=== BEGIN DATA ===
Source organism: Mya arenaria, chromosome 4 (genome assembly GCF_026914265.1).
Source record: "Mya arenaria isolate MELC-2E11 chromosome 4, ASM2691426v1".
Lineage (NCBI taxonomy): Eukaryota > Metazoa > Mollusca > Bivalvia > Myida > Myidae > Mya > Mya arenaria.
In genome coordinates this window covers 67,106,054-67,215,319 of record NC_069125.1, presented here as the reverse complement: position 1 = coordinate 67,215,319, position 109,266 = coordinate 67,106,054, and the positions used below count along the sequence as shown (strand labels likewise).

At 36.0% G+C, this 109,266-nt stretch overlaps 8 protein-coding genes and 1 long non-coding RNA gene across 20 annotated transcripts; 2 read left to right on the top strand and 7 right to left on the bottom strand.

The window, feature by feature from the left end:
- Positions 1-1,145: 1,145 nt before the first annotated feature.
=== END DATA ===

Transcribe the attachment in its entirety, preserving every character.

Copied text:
Source organism: Mya arenaria, chromosome 4 (genome assembly GCF_026914265.1).
Source record: "Mya arenaria isolate MELC-2E11 chromosome 4, ASM2691426v1".
Lineage (NCBI taxonomy): Eukaryota > Metazoa > Mollusca > Bivalvia > Myida > Myidae > Mya > Mya arenaria.
In genome coordinates this window covers 67,106,054-67,215,319 of record NC_069125.1, presented here as the reverse complement: position 1 = coordinate 67,215,319, position 109,266 = coordinate 67,106,054, and the positions used below count along the sequence as shown (strand labels likewise).

At 36.0% G+C, this 109,266-nt stretch overlaps 8 protein-coding genes and 1 long non-coding RNA gene across 20 annotated transcripts; 2 read left to right on the top strand and 7 right to left on the bottom strand.

The window, feature by feature from the left end:
- Positions 1-1,145: 1,145 nt before the first annotated feature.